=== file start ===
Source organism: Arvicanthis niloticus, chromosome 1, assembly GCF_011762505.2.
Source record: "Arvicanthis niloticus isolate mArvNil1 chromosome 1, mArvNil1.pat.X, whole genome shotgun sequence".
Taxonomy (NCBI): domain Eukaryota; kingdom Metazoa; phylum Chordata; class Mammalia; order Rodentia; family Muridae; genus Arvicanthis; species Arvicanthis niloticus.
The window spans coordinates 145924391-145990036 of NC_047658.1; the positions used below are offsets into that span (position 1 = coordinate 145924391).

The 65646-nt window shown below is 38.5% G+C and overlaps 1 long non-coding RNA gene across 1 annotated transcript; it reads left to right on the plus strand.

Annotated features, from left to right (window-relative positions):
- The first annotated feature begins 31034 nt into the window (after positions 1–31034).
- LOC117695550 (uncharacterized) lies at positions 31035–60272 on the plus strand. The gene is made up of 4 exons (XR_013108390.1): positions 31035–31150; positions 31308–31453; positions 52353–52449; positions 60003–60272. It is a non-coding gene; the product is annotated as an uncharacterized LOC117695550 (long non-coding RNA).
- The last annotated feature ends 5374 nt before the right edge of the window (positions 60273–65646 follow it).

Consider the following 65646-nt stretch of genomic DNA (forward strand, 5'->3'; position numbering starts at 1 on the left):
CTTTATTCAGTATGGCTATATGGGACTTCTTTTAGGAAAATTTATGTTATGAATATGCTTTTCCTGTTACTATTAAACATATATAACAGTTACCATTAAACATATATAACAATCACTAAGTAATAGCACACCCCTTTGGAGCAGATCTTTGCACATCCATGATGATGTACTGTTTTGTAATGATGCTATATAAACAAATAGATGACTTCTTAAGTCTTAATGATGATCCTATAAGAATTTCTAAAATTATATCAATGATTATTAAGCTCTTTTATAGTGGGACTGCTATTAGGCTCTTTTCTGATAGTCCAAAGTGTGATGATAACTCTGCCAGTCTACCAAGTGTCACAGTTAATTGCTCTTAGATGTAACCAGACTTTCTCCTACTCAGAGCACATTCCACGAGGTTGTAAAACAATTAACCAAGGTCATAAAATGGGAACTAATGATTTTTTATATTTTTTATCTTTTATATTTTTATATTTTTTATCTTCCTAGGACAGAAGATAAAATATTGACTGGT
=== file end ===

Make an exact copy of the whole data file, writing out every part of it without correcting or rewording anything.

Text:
Source organism: Arvicanthis niloticus, chromosome 1, assembly GCF_011762505.2.
Source record: "Arvicanthis niloticus isolate mArvNil1 chromosome 1, mArvNil1.pat.X, whole genome shotgun sequence".
Taxonomy (NCBI): domain Eukaryota; kingdom Metazoa; phylum Chordata; class Mammalia; order Rodentia; family Muridae; genus Arvicanthis; species Arvicanthis niloticus.
The window spans coordinates 145924391-145990036 of NC_047658.1; the positions used below are offsets into that span (position 1 = coordinate 145924391).

The 65646-nt window shown below is 38.5% G+C and overlaps 1 long non-coding RNA gene across 1 annotated transcript; it reads left to right on the plus strand.

Annotated features, from left to right (window-relative positions):
- The first annotated feature begins 31034 nt into the window (after positions 1–31034).
- LOC117695550 (uncharacterized) lies at positions 31035–60272 on the plus strand. The gene is made up of 4 exons (XR_013108390.1): positions 31035–31150; positions 31308–31453; positions 52353–52449; positions 60003–60272. It is a non-coding gene; the product is annotated as an uncharacterized LOC117695550 (long non-coding RNA).
- The last annotated feature ends 5374 nt before the right edge of the window (positions 60273–65646 follow it).

Consider the following 65646-nt stretch of genomic DNA (forward strand, 5'->3'; position numbering starts at 1 on the left):
CTTTATTCAGTATGGCTATATGGGACTTCTTTTAGGAAAATTTATGTTATGAATATGCTTTTCCTGTTACTATTAAACATATATAACAGTTACCATTAAACATATATAACAATCACTAAGTAATAGCACACCCCTTTGGAGCAGATCTTTGCACATCCATGATGATGTACTGTTTTGTAATGATGCTATATAAACAAATAGATGACTTCTTAAGTCTTAATGATGATCCTATAAGAATTTCTAAAATTATATCAATGATTATTAAGCTCTTTTATAGTGGGACTGCTATTAGGCTCTTTTCTGATAGTCCAAAGTGTGATGATAACTCTGCCAGTCTACCAAGTGTCACAGTTAATTGCTCTTAGATGTAACCAGACTTTCTCCTACTCAGAGCACATTCCACGAGGTTGTAAAACAATTAACCAAGGTCATAAAATGGGAACTAATGATTTTTTATATTTTTTATCTTTTATATTTTTATATTTTTTATCTTCCTAGGACAGAAGATAAAATATTGACTGGT